There are a number of important considerations when deciding which dispute resolution method will be most suitable to your needs and your case. This article is a guide to these considerations:

The strength of your case

Your lawyer will be able to assess the strength of your case once they have conducted an interview with you and gained a better understanding of your matter. Your lawyer should be able to provide some initial feedback on the strength of your case. It might be that further information is required to properly assess how strong a case you have. Once your lawyer has looked over all the relevant information, he or she will look at whether this information is sufficient to prove the various elements of the claim in Court. Your lawyer should tell you honestly if you have no prospects of success or if your prospects are very weak. Based on this assessment, your lawyer may advise a different dispute resolution method.

The relationship between parties

If you have some sort of relationship with the other party, whether it is commercial or personal, a less formal dispute resolution method may serve to preserve the continuity of the relationship. Both parties may wish to resolve the matter outside of court to avoid tarnishing the relationship in the future.

The legal costs

Entering into prolonged litigation with another determined party can result in both parties being financially and emotionally drained. Your lawyer, if he or she works on an hourly basis, should try to give an accurate estimate of costs so that you have an idea of what you could end up paying. The obvious expense involved in litigation will certainly be a factor that impacts your decision when choosing the most appropriate dispute resolution method.

The urgency of the matter

Sometimes there will be a state of urgency in having the matte resolved as soon as possible. To achieve court intervention, litigation may be the most appropriate option.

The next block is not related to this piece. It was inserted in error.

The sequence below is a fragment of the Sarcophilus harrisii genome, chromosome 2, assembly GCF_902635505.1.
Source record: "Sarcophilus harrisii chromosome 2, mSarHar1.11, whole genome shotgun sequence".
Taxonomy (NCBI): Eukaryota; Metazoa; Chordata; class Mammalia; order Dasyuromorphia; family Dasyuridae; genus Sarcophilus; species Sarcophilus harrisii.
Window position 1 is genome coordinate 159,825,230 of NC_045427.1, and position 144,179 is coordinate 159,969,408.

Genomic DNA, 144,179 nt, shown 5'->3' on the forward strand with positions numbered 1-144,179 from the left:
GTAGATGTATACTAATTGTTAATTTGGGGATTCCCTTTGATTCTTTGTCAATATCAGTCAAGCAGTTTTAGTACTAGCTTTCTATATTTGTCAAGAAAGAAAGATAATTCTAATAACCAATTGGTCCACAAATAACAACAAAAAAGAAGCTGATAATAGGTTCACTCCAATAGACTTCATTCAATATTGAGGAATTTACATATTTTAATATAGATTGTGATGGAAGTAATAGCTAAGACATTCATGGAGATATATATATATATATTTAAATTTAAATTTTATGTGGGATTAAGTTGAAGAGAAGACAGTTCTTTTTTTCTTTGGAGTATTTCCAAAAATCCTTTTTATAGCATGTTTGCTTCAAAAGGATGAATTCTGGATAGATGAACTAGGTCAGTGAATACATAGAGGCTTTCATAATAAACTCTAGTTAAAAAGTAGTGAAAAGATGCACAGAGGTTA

Time to resolve the matter

Over the years, the time taken to have a matter heard by a Court has shortened substantially, however, there is still some way to go. Your lawyer should be comfortable estimating how long each stage of the process should take for your particular case.

Enforcing Alternative Dispute Resolution

In practice, it is more difficult to enforce the outcomes of alternative forms of dispute resolution, such as mediation and negotiation. Sometimes a Court will enforce the negotiations endorsing them with a formalised court order, although this is not common.

Keeping the matter private

Court proceedings are normally public affairs. Sometimes parties will prefer a more private setting to settle disputes. The dispute may revolve around confidential materials or intellectual property, for example. In these cases, a different dispute resolution method may be preferable.

Is there precedent?

Precedent is a principle, which refers to the binding nature of past decisions made by higher courts over matters dealing with similar facts. To actually establish a new precedent, the matter must go to court. In other cases, the parties might wish to avoid establishing a new precedent and so will resort to an alternative dispute resolution method.

Often, parties will commence litigation, but then resort to negotiating the matter before the hearing begins.

Conclusion

Whether you’re looking into litigation or alternative dispute resolution methods, LegalVision can certainly assist. To discuss your matter with our litigation specialists, contact our offices today on 1300 544 755.

Lachlan McKnight

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